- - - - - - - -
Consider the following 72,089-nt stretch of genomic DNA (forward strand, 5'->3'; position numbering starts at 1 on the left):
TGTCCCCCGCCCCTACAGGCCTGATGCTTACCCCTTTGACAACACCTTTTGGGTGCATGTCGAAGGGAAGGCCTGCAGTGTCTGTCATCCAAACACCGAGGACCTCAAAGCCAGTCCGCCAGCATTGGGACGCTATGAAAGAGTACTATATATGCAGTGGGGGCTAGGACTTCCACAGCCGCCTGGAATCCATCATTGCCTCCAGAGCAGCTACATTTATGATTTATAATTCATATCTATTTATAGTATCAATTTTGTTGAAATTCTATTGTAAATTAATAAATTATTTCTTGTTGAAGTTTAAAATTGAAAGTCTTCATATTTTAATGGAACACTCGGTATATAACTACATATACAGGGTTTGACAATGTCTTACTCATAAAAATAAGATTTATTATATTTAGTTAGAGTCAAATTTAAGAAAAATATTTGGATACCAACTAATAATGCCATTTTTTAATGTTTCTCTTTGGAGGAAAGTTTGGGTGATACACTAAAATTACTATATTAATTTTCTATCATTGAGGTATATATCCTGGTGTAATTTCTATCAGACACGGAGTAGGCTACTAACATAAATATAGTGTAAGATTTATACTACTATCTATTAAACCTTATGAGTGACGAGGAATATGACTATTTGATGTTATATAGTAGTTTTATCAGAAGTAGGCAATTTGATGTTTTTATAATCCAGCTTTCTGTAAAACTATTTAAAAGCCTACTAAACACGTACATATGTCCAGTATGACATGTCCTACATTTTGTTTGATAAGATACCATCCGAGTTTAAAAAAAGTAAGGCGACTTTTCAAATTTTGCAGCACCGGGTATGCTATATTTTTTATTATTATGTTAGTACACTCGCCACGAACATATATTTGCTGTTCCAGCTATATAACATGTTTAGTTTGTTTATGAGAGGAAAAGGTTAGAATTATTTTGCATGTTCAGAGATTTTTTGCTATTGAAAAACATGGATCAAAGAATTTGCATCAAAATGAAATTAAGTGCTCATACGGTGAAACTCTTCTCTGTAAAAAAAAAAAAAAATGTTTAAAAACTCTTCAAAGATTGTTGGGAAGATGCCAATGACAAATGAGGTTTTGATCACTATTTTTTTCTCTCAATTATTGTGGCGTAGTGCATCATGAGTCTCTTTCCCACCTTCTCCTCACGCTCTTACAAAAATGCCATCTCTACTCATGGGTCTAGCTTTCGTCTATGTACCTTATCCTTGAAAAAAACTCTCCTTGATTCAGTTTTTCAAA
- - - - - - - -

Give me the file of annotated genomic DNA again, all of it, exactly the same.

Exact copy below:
Consider the following 72,089-nt stretch of genomic DNA (forward strand, 5'->3'; position numbering starts at 1 on the left):
TGTCCCCCGCCCCTACAGGCCTGATGCTTACCCCTTTGACAACACCTTTTGGGTGCATGTCGAAGGGAAGGCCTGCAGTGTCTGTCATCCAAACACCGAGGACCTCAAAGCCAGTCCGCCAGCATTGGGACGCTATGAAAGAGTACTATATATGCAGTGGGGGCTAGGACTTCCACAGCCGCCTGGAATCCATCATTGCCTCCAGAGCAGCTACATTTATGATTTATAATTCATATCTATTTATAGTATCAATTTTGTTGAAATTCTATTGTAAATTAATAAATTATTTCTTGTTGAAGTTTAAAATTGAAAGTCTTCATATTTTAATGGAACACTCGGTATATAACTACATATACAGGGTTTGACAATGTCTTACTCATAAAAATAAGATTTATTATATTTAGTTAGAGTCAAATTTAAGAAAAATATTTGGATACCAACTAATAATGCCATTTTTTAATGTTTCTCTTTGGAGGAAAGTTTGGGTGATACACTAAAATTACTATATTAATTTTCTATCATTGAGGTATATATCCTGGTGTAATTTCTATCAGACACGGAGTAGGCTACTAACATAAATATAGTGTAAGATTTATACTACTATCTATTAAACCTTATGAGTGACGAGGAATATGACTATTTGATGTTATATAGTAGTTTTATCAGAAGTAGGCAATTTGATGTTTTTATAATCCAGCTTTCTGTAAAACTATTTAAAAGCCTACTAAACACGTACATATGTCCAGTATGACATGTCCTACATTTTGTTTGATAAGATACCATCCGAGTTTAAAAAAAGTAAGGCGACTTTTCAAATTTTGCAGCACCGGGTATGCTATATTTTTTATTATTATGTTAGTACACTCGCCACGAACATATATTTGCTGTTCCAGCTATATAACATGTTTAGTTTGTTTATGAGAGGAAAAGGTTAGAATTATTTTGCATGTTCAGAGATTTTTTGCTATTGAAAAACATGGATCAAAGAATTTGCATCAAAATGAAATTAAGTGCTCATACGGTGAAACTCTTCTCTGTAAAAAAAAAAAAAAATGTTTAAAAACTCTTCAAAGATTGTTGGGAAGATGCCAATGACAAATGAGGTTTTGATCACTATTTTTTTCTCTCAATTATTGTGGCGTAGTGCATCATGAGTCTCTTTCCCACCTTCTCCTCACGCTCTTACAAAAATGCCATCTCTACTCATGGGTCTAGCTTTCGTCTATGTACCTTATCCTTGAAAAAAACTCTCCTTGATTCAGTTTTTCAAA